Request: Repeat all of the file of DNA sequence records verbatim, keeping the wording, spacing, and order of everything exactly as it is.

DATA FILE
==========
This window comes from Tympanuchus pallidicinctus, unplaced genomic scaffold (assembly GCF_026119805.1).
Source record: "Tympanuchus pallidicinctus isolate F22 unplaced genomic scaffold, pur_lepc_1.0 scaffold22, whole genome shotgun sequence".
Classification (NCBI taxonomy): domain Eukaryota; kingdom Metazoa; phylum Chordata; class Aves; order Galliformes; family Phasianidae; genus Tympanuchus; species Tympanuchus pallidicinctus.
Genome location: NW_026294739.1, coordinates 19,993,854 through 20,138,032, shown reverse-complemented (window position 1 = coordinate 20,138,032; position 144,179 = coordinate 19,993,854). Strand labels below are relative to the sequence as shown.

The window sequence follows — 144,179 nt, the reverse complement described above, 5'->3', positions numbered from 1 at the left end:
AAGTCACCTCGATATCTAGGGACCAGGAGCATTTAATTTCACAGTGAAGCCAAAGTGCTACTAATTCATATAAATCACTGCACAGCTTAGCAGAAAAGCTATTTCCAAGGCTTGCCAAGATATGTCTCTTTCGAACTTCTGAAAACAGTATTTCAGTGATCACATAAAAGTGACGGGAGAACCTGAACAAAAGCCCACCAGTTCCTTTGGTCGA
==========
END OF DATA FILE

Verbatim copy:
This window comes from Tympanuchus pallidicinctus, unplaced genomic scaffold (assembly GCF_026119805.1).
Source record: "Tympanuchus pallidicinctus isolate F22 unplaced genomic scaffold, pur_lepc_1.0 scaffold22, whole genome shotgun sequence".
Classification (NCBI taxonomy): domain Eukaryota; kingdom Metazoa; phylum Chordata; class Aves; order Galliformes; family Phasianidae; genus Tympanuchus; species Tympanuchus pallidicinctus.
Genome location: NW_026294739.1, coordinates 19,993,854 through 20,138,032, shown reverse-complemented (window position 1 = coordinate 20,138,032; position 144,179 = coordinate 19,993,854). Strand labels below are relative to the sequence as shown.

The window sequence follows — 144,179 nt, the reverse complement described above, 5'->3', positions numbered from 1 at the left end:
AAGTCACCTCGATATCTAGGGACCAGGAGCATTTAATTTCACAGTGAAGCCAAAGTGCTACTAATTCATATAAATCACTGCACAGCTTAGCAGAAAAGCTATTTCCAAGGCTTGCCAAGATATGTCTCTTTCGAACTTCTGAAAACAGTATTTCAGTGATCACATAAAAGTGACGGGAGAACCTGAACAAAAGCCCACCAGTTCCTTTGGTCGA